While patterns of extinction rise and fall over time, it’s generally accepted that there are five major outliers where more than 70% of life on Earth was wiped out. The first occurred about 450 million years ago at the end of the Ordovician period, wiping out up to 85% of all species alive at the time. The worst came at the end of the Permian, when up to 96% of all life died out. And the most recent occurred 66 million years ago at the end of the Cretaceous, which famously killed off the dinosaurs.
But in the new study, scientists at UC Riverside and Virginia Tech have found evidence of another mass extinction event that took place about 100 million years earlier than the currently accepted first. This places it during the Ediacaran period about 550 million years ago, which is when complex multicellular life really took off for the first time.
Fossil records from this time are murky for a number of reasons. For one, the creatures that lived then were largely soft-bodied and so didn’t fossilize too well. Plus, the sheer amount of time that’s passed since then means that many Ediacaran fossils will be very deep down or will have been destroyed.
That makes it hard to detect the hallmarks of a mass extinction event, but the record does seem to show a drop in diversity of life from the middle to late Ediacaran. But whether this is a sampling bias, a lack of preservation, or an extinction event has been tricky to determine.
So for the new study, the researchers assembled a database of almost all known Ediacaran animals from around the world, and across the tens of millions of years of the period. They examined when these creatures lived and disappeared, as well as their environments, body sizes and shapes, diets, habits and whether they could move around or not.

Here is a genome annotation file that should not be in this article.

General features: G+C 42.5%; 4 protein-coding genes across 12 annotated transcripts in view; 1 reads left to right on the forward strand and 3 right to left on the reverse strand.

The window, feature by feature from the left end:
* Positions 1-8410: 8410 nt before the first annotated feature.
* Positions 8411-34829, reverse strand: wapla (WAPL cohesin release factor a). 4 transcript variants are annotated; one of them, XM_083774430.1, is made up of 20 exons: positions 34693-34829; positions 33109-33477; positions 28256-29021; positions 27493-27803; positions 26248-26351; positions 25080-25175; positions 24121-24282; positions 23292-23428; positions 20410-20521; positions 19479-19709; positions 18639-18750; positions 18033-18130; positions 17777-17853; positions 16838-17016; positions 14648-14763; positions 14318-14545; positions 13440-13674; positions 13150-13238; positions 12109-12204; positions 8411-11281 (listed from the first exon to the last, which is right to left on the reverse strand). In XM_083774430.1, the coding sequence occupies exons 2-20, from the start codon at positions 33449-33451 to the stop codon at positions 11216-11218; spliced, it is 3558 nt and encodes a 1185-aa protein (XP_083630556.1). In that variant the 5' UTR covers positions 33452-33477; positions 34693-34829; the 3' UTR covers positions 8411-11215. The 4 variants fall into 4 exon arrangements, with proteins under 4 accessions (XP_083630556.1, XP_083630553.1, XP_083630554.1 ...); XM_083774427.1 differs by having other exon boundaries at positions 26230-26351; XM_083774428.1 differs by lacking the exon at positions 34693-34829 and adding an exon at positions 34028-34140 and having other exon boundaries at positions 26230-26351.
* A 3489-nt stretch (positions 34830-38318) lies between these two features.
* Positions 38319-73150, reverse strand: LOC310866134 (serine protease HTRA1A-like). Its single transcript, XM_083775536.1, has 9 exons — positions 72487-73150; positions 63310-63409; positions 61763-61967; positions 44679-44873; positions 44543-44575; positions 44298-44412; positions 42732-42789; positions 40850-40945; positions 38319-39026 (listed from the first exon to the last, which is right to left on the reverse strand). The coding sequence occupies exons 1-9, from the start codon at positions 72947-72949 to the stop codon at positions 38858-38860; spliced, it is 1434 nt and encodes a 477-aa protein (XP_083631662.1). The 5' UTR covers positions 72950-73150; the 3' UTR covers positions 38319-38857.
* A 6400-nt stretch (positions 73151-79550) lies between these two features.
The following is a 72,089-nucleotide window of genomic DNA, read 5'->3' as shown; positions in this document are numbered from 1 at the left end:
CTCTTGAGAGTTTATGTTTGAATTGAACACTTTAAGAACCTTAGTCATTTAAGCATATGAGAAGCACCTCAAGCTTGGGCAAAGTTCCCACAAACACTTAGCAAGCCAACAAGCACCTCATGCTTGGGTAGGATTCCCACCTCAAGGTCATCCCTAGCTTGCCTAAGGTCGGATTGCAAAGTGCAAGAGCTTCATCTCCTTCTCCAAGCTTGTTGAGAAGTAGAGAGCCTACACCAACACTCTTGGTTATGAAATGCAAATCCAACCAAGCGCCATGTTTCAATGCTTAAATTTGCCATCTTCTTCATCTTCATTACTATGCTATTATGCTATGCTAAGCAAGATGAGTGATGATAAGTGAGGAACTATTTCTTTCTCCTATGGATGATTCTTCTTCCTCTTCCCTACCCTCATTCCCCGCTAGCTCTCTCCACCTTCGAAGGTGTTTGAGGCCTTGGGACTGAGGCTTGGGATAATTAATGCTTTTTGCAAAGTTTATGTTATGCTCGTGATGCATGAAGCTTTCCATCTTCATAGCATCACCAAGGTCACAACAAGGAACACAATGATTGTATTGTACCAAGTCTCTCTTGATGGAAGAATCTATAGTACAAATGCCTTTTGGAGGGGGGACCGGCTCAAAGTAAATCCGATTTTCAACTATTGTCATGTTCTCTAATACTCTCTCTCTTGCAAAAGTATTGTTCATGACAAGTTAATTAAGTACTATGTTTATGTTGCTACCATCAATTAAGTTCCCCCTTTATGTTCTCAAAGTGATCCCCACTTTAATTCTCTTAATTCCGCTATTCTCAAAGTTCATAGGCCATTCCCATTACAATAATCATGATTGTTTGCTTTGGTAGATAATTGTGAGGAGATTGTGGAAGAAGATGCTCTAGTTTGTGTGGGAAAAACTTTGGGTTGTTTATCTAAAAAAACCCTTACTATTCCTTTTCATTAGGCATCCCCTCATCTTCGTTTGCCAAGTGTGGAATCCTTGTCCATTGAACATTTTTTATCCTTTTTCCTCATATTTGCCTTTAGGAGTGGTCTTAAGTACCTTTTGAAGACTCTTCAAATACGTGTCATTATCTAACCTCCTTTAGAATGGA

In doing so, the team found that around 80% of the animals alive during the middle Ediacaran had gone extinct by the late Ediacaran. The specific modes of preservation and material deposits didn’t change in that time, which the researchers say is an indication that it wasn’t a sampling bias.
“We can see the animals’ spatial distribution over time, so we know they didn’t just move elsewhere or get eaten – they died out,” said Chenyi Tu, co-author of the study. “We’ve shown a true decrease in the abundance of organisms.”
The researchers also think they have evidence for what caused the extinction event. Geological records showed signs of a decline in ocean oxygen levels around that time, and interestingly, the animals that did survive seemed to be those adapted for low-oxygen life. This is measured by a creature’s ratio of surface area to volume.
“If an organism has a higher ratio, it can get more nutrients, and the bodies of the animals that did live into the next era were adapted in this way,” said Heather McCandless, co-author of the study.
The research was published in the journal PNAS.
Source: UC Riverside